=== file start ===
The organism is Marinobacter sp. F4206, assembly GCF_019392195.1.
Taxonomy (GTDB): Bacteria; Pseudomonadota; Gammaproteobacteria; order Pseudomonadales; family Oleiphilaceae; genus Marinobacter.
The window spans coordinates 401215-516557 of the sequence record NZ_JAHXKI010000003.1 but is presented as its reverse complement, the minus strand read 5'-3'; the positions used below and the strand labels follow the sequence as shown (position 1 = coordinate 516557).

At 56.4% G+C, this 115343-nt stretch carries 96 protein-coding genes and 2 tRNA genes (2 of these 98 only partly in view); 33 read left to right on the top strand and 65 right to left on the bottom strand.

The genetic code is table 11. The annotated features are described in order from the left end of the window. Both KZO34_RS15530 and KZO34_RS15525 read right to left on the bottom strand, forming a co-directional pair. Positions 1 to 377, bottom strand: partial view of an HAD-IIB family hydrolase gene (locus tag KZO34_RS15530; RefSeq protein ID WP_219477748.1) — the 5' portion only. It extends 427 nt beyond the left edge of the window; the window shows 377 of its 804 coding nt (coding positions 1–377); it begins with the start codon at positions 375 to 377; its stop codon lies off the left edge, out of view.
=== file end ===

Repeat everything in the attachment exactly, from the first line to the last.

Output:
The organism is Marinobacter sp. F4206, assembly GCF_019392195.1.
Taxonomy (GTDB): Bacteria; Pseudomonadota; Gammaproteobacteria; order Pseudomonadales; family Oleiphilaceae; genus Marinobacter.
The window spans coordinates 401215-516557 of the sequence record NZ_JAHXKI010000003.1 but is presented as its reverse complement, the minus strand read 5'-3'; the positions used below and the strand labels follow the sequence as shown (position 1 = coordinate 516557).

At 56.4% G+C, this 115343-nt stretch carries 96 protein-coding genes and 2 tRNA genes (2 of these 98 only partly in view); 33 read left to right on the top strand and 65 right to left on the bottom strand.

The genetic code is table 11. The annotated features are described in order from the left end of the window. Both KZO34_RS15530 and KZO34_RS15525 read right to left on the bottom strand, forming a co-directional pair. Positions 1 to 377, bottom strand: partial view of an HAD-IIB family hydrolase gene (locus tag KZO34_RS15530; RefSeq protein ID WP_219477748.1) — the 5' portion only. It extends 427 nt beyond the left edge of the window; the window shows 377 of its 804 coding nt (coding positions 1–377); it begins with the start codon at positions 375 to 377; its stop codon lies off the left edge, out of view.